Monday, October 13, 2014

AUTHOR INTERVIEW: Morgan Bell

     Tell me a about yourself. What got you started in writing?

I was an avid letter-writer as a kid. My family moved around a lot and I kept a sense of inclusion by corresponding with old friends. This was back in the 80s and 90s before the convenience of Facebook. Longing for a sense of community was what propelled me back into the written arts in my thirties. By the powers of Google I uncovered a local creative writing group in Newcastle NSW that had weekly writing exercises and oiled the cogs of writing and storytelling that had lay dormant for a while. I've always written in some capacity, whether for work, for uni, or casual blogging, there is something truly freeing in articulating your thoughts in the written word.

How and where do you write? Do you prefer a lap top or do you prefer writing freehand?  

My initial ideas, and shorter complete pieces are written pen on paper. I try to centralize where I write them, but if a story pops into my head I will grab the closest writing tool to me. I have stories (or the seeds of stories) written on the back of envelopes, on scrap paper, on post-it notes. Sometimes I will write directly into the computer, a word document is great for cutting and pasting to reorganize.

What's your favorite part about writing? Your least favorite part about writing?

I enjoy anything collaborative, such as writing groups where everyone is encouraged to read aloud, and live reading nights for anthologies or competitions. Constructive feedback and the pooling of ideas when someone is stuck, it’s the organic and genuine part of writing where all ego is removed. Not my least favourite, but my most difficult, is plotting longer pieces. I am plotting a novel at the moment and it is quite the exercise organizing so many thoughts. I may choose complex narrative structures just to challenge myself, because I love the challenge, but I concede it is not easy.

How do you come up with your characters? Why would readers want to get to know them?

My characters are often composite characters of real people from my personal and professional life, with a healthy splash of myself thrown in for good measure. I take the most base and universal feelings from the human experience and parade them across the page for everyone to recognise. You want to get to know them because getting to know them is getting to know yourself. All the characters are mirrors of the inexplicable – and often self-defeating – things we all do.

What types of marketing do you do to promote your writing?

My favourite thing to do is author interviews. As a former blogger myself I really appreciate other indie writers opening up their little corner of the interwebs and inviting me in. I am in internet persona exactly as I am in real life, a perpetual visitor and guest. To promote yourself as an author, contribute to competitions and anthologies and festivals. To market a specific book, do a Goodreads giveaway, run Rafflecopter giveaways, have a dedicated website or blog which you update regularly with fresh links to boost your google ranking, design a one page promo leaflet, a bookmark, a banner etc to distribute to reviewers and giveaway winners.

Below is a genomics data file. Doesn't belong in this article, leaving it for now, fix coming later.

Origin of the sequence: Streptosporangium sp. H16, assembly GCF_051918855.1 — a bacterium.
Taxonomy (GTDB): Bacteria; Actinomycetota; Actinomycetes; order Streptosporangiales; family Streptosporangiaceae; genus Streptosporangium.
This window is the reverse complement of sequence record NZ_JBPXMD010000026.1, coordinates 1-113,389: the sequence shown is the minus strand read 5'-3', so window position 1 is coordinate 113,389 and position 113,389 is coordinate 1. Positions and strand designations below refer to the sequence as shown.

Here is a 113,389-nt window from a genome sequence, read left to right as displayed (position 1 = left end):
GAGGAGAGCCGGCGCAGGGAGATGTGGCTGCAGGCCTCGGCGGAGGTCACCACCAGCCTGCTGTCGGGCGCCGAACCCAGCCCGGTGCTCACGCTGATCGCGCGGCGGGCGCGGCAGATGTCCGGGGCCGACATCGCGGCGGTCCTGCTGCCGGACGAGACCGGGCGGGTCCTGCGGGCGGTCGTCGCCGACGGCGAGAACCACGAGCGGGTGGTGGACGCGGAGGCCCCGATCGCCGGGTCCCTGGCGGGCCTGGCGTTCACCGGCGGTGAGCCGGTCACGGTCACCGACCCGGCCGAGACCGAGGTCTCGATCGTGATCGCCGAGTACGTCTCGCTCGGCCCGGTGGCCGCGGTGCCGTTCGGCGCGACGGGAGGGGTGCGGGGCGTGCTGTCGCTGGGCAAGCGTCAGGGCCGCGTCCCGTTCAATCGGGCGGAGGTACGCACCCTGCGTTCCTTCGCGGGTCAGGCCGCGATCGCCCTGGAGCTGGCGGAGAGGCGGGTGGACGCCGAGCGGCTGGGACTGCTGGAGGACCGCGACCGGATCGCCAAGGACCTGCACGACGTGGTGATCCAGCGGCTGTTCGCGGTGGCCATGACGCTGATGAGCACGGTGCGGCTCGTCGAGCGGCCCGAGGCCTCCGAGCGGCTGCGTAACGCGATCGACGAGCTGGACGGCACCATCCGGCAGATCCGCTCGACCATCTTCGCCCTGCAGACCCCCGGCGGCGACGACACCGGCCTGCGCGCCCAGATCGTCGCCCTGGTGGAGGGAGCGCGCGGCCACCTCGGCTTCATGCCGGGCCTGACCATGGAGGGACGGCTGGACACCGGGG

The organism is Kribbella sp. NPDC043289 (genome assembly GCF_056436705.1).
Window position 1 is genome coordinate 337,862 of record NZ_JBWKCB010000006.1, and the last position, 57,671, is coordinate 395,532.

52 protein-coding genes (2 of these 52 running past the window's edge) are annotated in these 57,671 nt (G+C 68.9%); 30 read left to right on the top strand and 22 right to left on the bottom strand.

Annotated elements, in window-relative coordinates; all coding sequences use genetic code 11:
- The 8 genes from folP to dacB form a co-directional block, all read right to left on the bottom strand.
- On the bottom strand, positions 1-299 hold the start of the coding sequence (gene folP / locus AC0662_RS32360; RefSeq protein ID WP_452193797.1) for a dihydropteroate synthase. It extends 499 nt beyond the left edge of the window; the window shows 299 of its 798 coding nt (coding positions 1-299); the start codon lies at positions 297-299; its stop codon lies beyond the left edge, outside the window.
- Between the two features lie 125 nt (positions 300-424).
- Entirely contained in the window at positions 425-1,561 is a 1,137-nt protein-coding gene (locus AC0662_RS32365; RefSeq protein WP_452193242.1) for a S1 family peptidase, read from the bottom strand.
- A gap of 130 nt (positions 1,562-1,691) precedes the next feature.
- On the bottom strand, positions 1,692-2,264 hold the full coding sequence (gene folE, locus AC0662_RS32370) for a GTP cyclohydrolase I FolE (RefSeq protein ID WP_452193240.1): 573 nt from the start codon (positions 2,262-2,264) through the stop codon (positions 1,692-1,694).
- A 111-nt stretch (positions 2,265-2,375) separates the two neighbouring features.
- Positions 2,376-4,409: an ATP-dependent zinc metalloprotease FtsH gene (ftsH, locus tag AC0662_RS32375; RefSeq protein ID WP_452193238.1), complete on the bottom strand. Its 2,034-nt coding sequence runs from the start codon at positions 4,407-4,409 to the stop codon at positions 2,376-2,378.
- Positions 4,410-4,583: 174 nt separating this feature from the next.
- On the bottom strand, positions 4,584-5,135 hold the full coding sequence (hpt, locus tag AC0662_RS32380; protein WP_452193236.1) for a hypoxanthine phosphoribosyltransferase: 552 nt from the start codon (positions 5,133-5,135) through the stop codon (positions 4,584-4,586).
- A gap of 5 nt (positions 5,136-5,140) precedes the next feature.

How do you schedule your writing time? When do you write?

I hope to be somewhat more organized in the future, but I currently have no set routine for writing. It is something that I squeeze in, in between every other life activity I'm
doing. I am happy doing that for the moment, just pottering around and enjoying my erratic bursts of creativity. However when you look at the routines of highly productive and mass-published authors like Kate Forsyth, they treat writing like any other day job and have start and finish times and scheduled meal breaks and the income they make from writing sustains them.

What are you currently working on? Do you have a new book out?

I put out my debut collection of short stories earlier this year, it is entitled Sniggerless
Boundulations and as the tagline suggests it is the horrors of life in fifteen slices. It is full of tension and unease and delicious anxiety and jealousy. They are only little tales – most fall into the category of micro-fiction or flash fiction – but they are concentrated and potent. I am hoping to get a second collection together (entitled Laissez Faire) by the end of the year, I am nearing completion, just need to transcribe it all to the computer and finish a couple of pieces off.

Do you have a project on the back burner? Tell me about it.

I am trying my hand at novel writing with a project called Daughters of Mallory. It is a speculative fiction novel that riffs off a few fairy tales and literary characters. It is very much about women, and mothers and daughters. It is quite an ambitious project but I'm moving along at a semi-decent pace. I've been very inspired by the episodic structure of Amy Tan’s The Joy Luck Club and the films of Tarantino. Its about time we had a postmodern Australian feminist dystopia!

What would you tell a beginning writer who wants to publish but doesn't believe he/she has enough talent?

I once asked the director of the Hunter Writers Centre, Karen Croft, how did she keep uncovering these wonderful writers, how did she know prior to them coming along to our writers group that they would be so talented. She said she believed everyone was a writer. That sentiment really struck a chord with me. We all communicate every day, we all tell stories, we all pass down family history orally, we convey jokes and tall tales. Everyone is a storyteller, and everyone’s story is important. If you have something to say then you have something to write.

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Thank you, Morgan!
Get Morgan's book here
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